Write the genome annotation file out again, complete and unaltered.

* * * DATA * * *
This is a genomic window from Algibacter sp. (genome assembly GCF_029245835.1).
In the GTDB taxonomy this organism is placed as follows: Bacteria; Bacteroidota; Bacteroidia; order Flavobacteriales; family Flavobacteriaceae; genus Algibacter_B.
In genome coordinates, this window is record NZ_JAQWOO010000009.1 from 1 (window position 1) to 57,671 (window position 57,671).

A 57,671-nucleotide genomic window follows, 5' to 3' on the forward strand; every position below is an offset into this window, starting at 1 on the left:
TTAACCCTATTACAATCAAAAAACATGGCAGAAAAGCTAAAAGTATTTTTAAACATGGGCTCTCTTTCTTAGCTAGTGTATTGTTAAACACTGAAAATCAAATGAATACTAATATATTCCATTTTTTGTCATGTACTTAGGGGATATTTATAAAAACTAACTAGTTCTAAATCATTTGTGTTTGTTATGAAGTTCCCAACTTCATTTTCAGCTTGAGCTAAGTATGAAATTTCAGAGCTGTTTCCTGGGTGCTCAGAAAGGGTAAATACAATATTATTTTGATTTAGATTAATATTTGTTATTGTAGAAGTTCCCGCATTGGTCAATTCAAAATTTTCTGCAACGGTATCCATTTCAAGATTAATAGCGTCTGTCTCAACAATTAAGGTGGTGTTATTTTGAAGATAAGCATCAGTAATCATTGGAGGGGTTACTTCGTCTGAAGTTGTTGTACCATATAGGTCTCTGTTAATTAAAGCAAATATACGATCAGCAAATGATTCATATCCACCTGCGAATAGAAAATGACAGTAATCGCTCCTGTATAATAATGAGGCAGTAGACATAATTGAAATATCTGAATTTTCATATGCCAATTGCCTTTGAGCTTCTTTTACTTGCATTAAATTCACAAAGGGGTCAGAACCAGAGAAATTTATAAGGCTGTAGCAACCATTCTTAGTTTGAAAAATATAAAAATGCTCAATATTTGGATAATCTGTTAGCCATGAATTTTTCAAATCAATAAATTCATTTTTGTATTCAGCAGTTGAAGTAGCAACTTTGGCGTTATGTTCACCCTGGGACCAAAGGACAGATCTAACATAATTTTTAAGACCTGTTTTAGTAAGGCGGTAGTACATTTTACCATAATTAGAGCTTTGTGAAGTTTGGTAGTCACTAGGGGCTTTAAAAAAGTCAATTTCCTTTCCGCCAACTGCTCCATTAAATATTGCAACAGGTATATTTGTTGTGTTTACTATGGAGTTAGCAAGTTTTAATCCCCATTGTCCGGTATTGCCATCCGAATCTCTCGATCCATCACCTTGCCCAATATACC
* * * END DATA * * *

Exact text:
This is a genomic window from Algibacter sp. (genome assembly GCF_029245835.1).
In the GTDB taxonomy this organism is placed as follows: Bacteria; Bacteroidota; Bacteroidia; order Flavobacteriales; family Flavobacteriaceae; genus Algibacter_B.
In genome coordinates, this window is record NZ_JAQWOO010000009.1 from 1 (window position 1) to 57,671 (window position 57,671).

A 57,671-nucleotide genomic window follows, 5' to 3' on the forward strand; every position below is an offset into this window, starting at 1 on the left:
TTAACCCTATTACAATCAAAAAACATGGCAGAAAAGCTAAAAGTATTTTTAAACATGGGCTCTCTTTCTTAGCTAGTGTATTGTTAAACACTGAAAATCAAATGAATACTAATATATTCCATTTTTTGTCATGTACTTAGGGGATATTTATAAAAACTAACTAGTTCTAAATCATTTGTGTTTGTTATGAAGTTCCCAACTTCATTTTCAGCTTGAGCTAAGTATGAAATTTCAGAGCTGTTTCCTGGGTGCTCAGAAAGGGTAAATACAATATTATTTTGATTTAGATTAATATTTGTTATTGTAGAAGTTCCCGCATTGGTCAATTCAAAATTTTCTGCAACGGTATCCATTTCAAGATTAATAGCGTCTGTCTCAACAATTAAGGTGGTGTTATTTTGAAGATAAGCATCAGTAATCATTGGAGGGGTTACTTCGTCTGAAGTTGTTGTACCATATAGGTCTCTGTTAATTAAAGCAAATATACGATCAGCAAATGATTCATATCCACCTGCGAATAGAAAATGACAGTAATCGCTCCTGTATAATAATGAGGCAGTAGACATAATTGAAATATCTGAATTTTCATATGCCAATTGCCTTTGAGCTTCTTTTACTTGCATTAAATTCACAAAGGGGTCAGAACCAGAGAAATTTATAAGGCTGTAGCAACCATTCTTAGTTTGAAAAATATAAAAATGCTCAATATTTGGATAATCTGTTAGCCATGAATTTTTCAAATCAATAAATTCATTTTTGTATTCAGCAGTTGAAGTAGCAACTTTGGCGTTATGTTCACCCTGGGACCAAAGGACAGATCTAACATAATTTTTAAGACCTGTTTTAGTAAGGCGGTAGTACATTTTACCATAATTAGAGCTTTGTGAAGTTTGGTAGTCACTAGGGGCTTTAAAAAAGTCAATTTCCTTTCCGCCAACTGCTCCATTAAATATTGCAACAGGTATATTTGTTGTGTTTACTATGGAGTTAGCAAGTTTTAATCCCCATTGTCCGGTATTGCCATCCGAATCTCTCGATCCATCACCTTGCCCAATATACC